~The ability to think on your feet and be aware of students’ needs, rather than just what the “plan” is. Sometimes we get so focused on what we had planned that we don’t realize that the kids either need more or less time than we had planned, or they need more information before they can really understand what we are trying to teach; teachers need to be willing to part ways with the plan if it is not working and adjust so that it will.
~Teaching is making a difference in a student’s life. The result of teaching may be obvious now, or it may take years to pay off, but good teaching – or bad teaching – has an impact on a student’s life.
~I try to find ways to teach that I imagine would have worked on me when I was a kid.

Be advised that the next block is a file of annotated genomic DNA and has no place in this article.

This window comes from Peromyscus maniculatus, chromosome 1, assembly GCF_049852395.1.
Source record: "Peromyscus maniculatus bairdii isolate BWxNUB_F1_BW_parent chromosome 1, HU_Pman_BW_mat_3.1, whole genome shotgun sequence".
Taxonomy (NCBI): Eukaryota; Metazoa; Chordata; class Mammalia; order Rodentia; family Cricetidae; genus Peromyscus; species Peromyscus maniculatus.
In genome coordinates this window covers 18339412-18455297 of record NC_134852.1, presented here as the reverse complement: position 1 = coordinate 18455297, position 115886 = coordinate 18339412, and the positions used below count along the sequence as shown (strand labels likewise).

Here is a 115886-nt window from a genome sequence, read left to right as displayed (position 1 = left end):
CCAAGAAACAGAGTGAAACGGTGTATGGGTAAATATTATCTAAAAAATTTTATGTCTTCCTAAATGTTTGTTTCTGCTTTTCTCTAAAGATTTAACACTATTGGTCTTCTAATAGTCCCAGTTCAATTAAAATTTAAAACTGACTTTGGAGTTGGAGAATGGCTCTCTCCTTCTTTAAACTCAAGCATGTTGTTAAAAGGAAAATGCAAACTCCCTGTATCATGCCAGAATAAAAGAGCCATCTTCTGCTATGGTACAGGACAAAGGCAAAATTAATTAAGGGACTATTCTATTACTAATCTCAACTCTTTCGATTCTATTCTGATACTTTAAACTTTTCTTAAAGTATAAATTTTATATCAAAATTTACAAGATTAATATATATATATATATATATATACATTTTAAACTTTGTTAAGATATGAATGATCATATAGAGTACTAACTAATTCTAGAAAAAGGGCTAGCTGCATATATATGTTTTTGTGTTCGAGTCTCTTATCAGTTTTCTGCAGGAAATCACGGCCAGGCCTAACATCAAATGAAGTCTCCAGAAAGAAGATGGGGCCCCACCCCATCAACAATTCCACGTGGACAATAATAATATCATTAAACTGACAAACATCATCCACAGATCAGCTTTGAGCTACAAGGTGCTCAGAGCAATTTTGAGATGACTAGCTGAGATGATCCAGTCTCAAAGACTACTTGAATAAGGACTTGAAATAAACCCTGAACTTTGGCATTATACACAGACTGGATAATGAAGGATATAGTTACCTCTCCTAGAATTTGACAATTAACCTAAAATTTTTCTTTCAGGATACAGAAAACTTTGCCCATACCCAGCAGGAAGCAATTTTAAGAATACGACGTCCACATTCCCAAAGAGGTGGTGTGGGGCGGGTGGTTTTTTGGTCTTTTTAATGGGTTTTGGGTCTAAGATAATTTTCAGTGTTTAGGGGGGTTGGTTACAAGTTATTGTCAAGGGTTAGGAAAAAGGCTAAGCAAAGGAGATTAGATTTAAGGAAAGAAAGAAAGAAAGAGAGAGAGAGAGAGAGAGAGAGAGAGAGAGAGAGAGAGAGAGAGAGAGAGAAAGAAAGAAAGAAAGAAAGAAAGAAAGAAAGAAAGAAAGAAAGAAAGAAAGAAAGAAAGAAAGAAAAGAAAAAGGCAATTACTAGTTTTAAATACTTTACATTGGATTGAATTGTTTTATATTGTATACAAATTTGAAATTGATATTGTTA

~I believe that good teaching requires teachers to genuinely care about what their students WANT to learn, and incorporate pieces of that into the skills that the teachers know the students NEED in order find success for the rest of their lives.
~A good teacher needs to be connected with the vibe of the room and sensitive to what enlivens the students and conversely what causes rapid eye glazing. Good educators must never be satisfied with the quality of their craft.
~ A good teacher rejects “fairness” between their students and inserts appropriateness in its stead. A good teacher evolves and risks applying new techniques to improve their effectiveness and does not lazily wallow in the confines of a stagnant methodology where they can retreat to a familiar comfort. A good teacher creates opportunities for their students to be “actually” proud of their accomplishments by appropriately challenging them.
~What’s important is empathy and a conviction that you have something important to share.